Tag Archives: Elizabeth Banks

Power Rangers (2017)

At last, it is here. Power Rangers has been a roller coaster ride of emotions for me. When it was first announced they were making a new one I decided it would surely suck like all the others. But when I saw the first trailer and it looked like a mix between The Breakfast Club and Chronicle, I started to get a little excited for it. And when the reviews began rolling in and the buzz was “it was pretty good”, I got really pumped for it. And finally, I saw it, and now I’m like: Meh. It was OK.

I actually watched the Japanese Super Sentai version more when I was a kid and never really watched Mighty Morphin Power Rangers on TV growing up, so I didn’t know the film version followed the series so closely in terms of characters. The movie is also set in a small town called Angel Grove and features characters of the same name — Jason Lee Scott (not to be confused with Jason Scott Lee; played by Aussie Dacre Montgomery), Kimberly Hart (Naomi Scott), Billy Cranston (RJ Cyler), Trini Kwan (Becky G), and Zach Taylor (Ludi Lin). They are all unusually attractive teenagers who happen upon these coloured rocks in a gold mine that turn them into superheroes!

Anyone who has seen the trailers will have a fairly good idea of exactly what happens throughout the movie. The kids are misfits for whatever reason and they suddenly have great powers they need to learn to control and harness, but they can’t truly become Power Rangers until they complete their training and learn how to work as a team. A pervy alien robot voiced by Bill Hader and the legendary leader Zordon, voiced by Bryan Cranston (no relation to Billy), offer them guidance along the way. Meanwhile, an alien villain named Rita Repulsa (played by Elizabeth Banks) awakens from her slumber and is set to take over/destroy the world. Guess who are the only people who can stop her?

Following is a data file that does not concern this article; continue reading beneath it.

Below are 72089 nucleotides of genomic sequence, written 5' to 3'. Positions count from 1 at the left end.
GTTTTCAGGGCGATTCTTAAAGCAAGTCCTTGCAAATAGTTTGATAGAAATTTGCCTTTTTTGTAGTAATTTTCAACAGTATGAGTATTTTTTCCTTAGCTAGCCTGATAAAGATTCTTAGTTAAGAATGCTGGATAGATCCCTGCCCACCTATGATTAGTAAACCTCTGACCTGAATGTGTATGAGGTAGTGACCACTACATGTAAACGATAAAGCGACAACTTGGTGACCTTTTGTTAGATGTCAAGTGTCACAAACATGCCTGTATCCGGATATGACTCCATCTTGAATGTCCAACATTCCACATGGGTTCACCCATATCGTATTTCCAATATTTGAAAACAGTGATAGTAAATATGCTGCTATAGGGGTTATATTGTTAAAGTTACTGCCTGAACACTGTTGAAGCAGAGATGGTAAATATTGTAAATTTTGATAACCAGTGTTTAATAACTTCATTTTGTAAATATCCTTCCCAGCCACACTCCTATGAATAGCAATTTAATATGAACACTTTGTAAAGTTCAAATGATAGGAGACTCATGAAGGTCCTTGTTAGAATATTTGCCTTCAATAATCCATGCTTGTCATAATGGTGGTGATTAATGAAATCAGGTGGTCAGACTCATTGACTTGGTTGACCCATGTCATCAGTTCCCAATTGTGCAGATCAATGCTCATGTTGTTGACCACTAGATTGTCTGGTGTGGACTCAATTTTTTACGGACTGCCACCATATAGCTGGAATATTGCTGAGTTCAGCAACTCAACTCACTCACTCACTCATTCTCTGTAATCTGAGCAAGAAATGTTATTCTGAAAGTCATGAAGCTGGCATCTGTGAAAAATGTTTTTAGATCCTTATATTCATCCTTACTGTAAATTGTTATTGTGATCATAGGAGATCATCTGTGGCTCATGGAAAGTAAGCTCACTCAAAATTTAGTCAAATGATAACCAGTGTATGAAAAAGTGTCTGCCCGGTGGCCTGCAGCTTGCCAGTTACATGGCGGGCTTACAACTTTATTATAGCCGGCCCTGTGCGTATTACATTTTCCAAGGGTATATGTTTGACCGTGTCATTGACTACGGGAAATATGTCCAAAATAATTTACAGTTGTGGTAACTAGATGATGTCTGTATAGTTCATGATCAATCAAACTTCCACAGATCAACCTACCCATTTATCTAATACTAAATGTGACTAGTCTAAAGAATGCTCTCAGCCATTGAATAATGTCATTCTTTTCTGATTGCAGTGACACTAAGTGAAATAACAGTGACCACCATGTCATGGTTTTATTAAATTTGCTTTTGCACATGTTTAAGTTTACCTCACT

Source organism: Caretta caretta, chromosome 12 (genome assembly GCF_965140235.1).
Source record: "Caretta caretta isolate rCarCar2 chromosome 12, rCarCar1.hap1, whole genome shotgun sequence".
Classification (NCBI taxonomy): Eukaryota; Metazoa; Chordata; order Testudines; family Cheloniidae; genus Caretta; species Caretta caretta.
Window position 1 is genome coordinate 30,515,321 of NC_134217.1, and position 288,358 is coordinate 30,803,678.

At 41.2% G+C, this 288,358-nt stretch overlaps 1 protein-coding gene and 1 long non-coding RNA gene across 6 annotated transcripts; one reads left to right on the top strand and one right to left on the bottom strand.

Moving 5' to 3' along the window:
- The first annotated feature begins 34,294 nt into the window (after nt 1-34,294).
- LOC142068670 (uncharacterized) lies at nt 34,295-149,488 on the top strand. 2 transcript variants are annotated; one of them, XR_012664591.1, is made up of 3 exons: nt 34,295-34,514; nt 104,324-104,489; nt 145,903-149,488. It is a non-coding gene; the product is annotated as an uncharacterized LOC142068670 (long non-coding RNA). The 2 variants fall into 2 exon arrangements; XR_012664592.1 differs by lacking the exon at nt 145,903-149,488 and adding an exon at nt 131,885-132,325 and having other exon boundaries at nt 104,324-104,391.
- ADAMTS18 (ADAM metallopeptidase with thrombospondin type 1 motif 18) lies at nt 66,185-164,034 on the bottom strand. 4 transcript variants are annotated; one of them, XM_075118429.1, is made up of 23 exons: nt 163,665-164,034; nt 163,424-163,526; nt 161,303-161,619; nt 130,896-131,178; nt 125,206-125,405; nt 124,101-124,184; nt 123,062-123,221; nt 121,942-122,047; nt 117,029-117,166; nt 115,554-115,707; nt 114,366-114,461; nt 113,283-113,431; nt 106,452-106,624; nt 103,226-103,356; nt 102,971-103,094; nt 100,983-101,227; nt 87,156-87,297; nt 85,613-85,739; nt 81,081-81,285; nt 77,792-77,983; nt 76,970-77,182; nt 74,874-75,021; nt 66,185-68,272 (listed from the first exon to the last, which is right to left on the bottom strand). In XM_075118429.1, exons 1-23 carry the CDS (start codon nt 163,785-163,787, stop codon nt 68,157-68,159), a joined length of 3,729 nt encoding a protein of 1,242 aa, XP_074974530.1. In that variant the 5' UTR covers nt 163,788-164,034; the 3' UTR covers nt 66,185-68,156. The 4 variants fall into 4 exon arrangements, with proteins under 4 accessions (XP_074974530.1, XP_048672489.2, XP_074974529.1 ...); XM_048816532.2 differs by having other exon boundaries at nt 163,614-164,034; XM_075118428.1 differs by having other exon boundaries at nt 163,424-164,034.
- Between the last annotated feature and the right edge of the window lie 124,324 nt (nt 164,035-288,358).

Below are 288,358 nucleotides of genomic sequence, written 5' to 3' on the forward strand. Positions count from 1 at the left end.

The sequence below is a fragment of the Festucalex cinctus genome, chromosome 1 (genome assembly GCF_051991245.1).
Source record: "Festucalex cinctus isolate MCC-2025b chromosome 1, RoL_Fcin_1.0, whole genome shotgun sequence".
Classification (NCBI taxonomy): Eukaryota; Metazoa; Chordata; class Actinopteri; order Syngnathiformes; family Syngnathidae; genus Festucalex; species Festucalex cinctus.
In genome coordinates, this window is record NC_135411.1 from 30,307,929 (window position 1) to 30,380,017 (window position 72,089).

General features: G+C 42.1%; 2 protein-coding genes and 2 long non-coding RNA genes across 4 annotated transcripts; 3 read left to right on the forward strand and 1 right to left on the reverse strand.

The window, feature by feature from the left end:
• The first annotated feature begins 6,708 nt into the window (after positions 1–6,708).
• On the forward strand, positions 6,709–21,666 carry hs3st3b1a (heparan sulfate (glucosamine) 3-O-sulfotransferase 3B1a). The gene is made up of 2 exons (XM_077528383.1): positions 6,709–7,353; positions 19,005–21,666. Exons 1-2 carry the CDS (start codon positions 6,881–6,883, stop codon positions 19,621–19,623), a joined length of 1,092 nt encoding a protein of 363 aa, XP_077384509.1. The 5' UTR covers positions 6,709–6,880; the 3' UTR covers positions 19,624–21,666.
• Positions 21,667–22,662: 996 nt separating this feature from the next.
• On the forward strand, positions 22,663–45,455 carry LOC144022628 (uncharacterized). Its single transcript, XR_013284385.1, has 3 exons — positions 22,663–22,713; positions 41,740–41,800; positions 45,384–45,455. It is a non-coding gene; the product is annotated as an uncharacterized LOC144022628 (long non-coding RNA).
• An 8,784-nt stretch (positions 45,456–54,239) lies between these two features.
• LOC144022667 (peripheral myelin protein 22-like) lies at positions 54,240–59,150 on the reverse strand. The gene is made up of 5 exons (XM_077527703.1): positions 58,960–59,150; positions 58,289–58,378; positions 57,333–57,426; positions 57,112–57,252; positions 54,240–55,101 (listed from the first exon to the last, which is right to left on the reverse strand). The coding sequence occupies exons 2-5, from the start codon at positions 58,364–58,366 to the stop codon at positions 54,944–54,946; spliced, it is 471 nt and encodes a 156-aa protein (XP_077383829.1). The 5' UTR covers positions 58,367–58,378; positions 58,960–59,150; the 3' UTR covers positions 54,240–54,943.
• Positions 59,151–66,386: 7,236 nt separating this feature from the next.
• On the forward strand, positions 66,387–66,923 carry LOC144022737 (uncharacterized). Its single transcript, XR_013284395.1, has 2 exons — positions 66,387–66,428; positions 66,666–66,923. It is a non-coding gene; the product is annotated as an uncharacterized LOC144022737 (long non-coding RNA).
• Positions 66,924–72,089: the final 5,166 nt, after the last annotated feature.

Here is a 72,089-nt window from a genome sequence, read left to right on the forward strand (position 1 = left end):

It’s morphin time!

I really enjoyed how the film started and the first half or so. I’m a sucker for The Breakfast Club and thought the characters were given nice introductions. They’re likable kids, and it was good to see the filmmakers add an extra dimension to them by making one on the autistic spectrum and another LGBTQ. The way they discovered the rocks and how they were introduced to their powers is also indeed reminiscent of Chronicle, probably one of the only found footage films I can stand.

I also really loved Elizabeth Banks as Rita Repulsa, which came as a total surprise. She was genuinely creepy and scary, but also funny when she wanted to be. She knew exactly what kind of role she was playing and she executed it to perfection. Bryan Cranston is always a welcome addition to any movie, even when it’s mostly just his face, though Bill Hader doesn’t leave much of an impression as the pervy robot — I have a feeling a lot of his scenes were probably left on the cutting room floor.

The action is, for the most part, pretty well-choreographed and exciting, but it suffered from two major problems. The first is that it took just too damn long for them to finally become Power Rangers! I know this is supposed to be the first film of a new franchise of many, though for a 2-hour movie, I think we only got about 15 minutes of genuine Ranger action. Every time I thought they were finally about to get there — nope. Just more moping and complaining about how they weren’t good enough yet. Secondly, so much of the action was already played out in the trailers. There just wasn’t anything fresh or unexpected, which was a huge shame.